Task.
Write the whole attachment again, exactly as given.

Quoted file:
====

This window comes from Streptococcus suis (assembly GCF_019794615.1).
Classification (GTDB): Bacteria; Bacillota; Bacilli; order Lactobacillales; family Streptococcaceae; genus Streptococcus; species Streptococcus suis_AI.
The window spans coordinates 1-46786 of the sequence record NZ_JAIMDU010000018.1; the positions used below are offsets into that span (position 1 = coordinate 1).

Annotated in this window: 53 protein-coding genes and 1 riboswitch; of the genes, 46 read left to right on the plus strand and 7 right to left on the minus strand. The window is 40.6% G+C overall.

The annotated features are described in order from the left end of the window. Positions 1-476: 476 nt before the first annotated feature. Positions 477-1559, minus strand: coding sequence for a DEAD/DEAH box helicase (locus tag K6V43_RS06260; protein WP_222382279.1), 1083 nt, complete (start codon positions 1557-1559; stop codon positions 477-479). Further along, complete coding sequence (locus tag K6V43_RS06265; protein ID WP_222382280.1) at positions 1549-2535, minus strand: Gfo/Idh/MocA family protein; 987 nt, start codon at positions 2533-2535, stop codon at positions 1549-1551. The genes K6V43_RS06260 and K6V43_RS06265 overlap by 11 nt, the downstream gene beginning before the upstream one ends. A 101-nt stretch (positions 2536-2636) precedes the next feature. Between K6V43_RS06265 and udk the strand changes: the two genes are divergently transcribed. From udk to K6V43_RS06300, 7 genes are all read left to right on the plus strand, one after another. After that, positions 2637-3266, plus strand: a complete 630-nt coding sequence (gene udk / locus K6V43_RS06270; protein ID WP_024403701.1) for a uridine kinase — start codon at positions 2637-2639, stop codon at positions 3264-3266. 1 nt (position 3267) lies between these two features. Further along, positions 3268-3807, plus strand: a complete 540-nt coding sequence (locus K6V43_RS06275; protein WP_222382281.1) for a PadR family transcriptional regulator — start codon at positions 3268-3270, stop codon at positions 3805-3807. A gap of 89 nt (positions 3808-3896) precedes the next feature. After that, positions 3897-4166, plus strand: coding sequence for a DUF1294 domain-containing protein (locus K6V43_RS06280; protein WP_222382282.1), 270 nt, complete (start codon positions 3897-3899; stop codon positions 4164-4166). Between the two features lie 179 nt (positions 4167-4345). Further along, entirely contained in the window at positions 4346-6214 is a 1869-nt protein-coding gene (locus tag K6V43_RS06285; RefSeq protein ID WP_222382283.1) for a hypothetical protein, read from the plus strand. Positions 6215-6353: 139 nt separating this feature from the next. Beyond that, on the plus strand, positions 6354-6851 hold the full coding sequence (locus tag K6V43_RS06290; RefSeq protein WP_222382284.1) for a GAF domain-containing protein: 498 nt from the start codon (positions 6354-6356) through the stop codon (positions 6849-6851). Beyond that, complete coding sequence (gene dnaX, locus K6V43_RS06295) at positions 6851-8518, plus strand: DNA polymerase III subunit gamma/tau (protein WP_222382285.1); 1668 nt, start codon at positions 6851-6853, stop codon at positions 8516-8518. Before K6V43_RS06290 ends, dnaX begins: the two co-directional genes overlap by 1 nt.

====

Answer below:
This window comes from Streptococcus suis (assembly GCF_019794615.1).
Classification (GTDB): Bacteria; Bacillota; Bacilli; order Lactobacillales; family Streptococcaceae; genus Streptococcus; species Streptococcus suis_AI.
The window spans coordinates 1-46786 of the sequence record NZ_JAIMDU010000018.1; the positions used below are offsets into that span (position 1 = coordinate 1).

Annotated in this window: 53 protein-coding genes and 1 riboswitch; of the genes, 46 read left to right on the plus strand and 7 right to left on the minus strand. The window is 40.6% G+C overall.

The annotated features are described in order from the left end of the window. Positions 1-476: 476 nt before the first annotated feature. Positions 477-1559, minus strand: coding sequence for a DEAD/DEAH box helicase (locus tag K6V43_RS06260; protein WP_222382279.1), 1083 nt, complete (start codon positions 1557-1559; stop codon positions 477-479). Further along, complete coding sequence (locus tag K6V43_RS06265; protein ID WP_222382280.1) at positions 1549-2535, minus strand: Gfo/Idh/MocA family protein; 987 nt, start codon at positions 2533-2535, stop codon at positions 1549-1551. The genes K6V43_RS06260 and K6V43_RS06265 overlap by 11 nt, the downstream gene beginning before the upstream one ends. A 101-nt stretch (positions 2536-2636) precedes the next feature. Between K6V43_RS06265 and udk the strand changes: the two genes are divergently transcribed. From udk to K6V43_RS06300, 7 genes are all read left to right on the plus strand, one after another. After that, positions 2637-3266, plus strand: a complete 630-nt coding sequence (gene udk / locus K6V43_RS06270; protein ID WP_024403701.1) for a uridine kinase — start codon at positions 2637-2639, stop codon at positions 3264-3266. 1 nt (position 3267) lies between these two features. Further along, positions 3268-3807, plus strand: a complete 540-nt coding sequence (locus K6V43_RS06275; protein WP_222382281.1) for a PadR family transcriptional regulator — start codon at positions 3268-3270, stop codon at positions 3805-3807. A gap of 89 nt (positions 3808-3896) precedes the next feature. After that, positions 3897-4166, plus strand: coding sequence for a DUF1294 domain-containing protein (locus K6V43_RS06280; protein WP_222382282.1), 270 nt, complete (start codon positions 3897-3899; stop codon positions 4164-4166). Between the two features lie 179 nt (positions 4167-4345). Further along, entirely contained in the window at positions 4346-6214 is a 1869-nt protein-coding gene (locus tag K6V43_RS06285; RefSeq protein ID WP_222382283.1) for a hypothetical protein, read from the plus strand. Positions 6215-6353: 139 nt separating this feature from the next. Beyond that, on the plus strand, positions 6354-6851 hold the full coding sequence (locus tag K6V43_RS06290; RefSeq protein WP_222382284.1) for a GAF domain-containing protein: 498 nt from the start codon (positions 6354-6356) through the stop codon (positions 6849-6851). Beyond that, complete coding sequence (gene dnaX, locus K6V43_RS06295) at positions 6851-8518, plus strand: DNA polymerase III subunit gamma/tau (protein WP_222382285.1); 1668 nt, start codon at positions 6851-6853, stop codon at positions 8516-8518. Before K6V43_RS06290 ends, dnaX begins: the two co-directional genes overlap by 1 nt.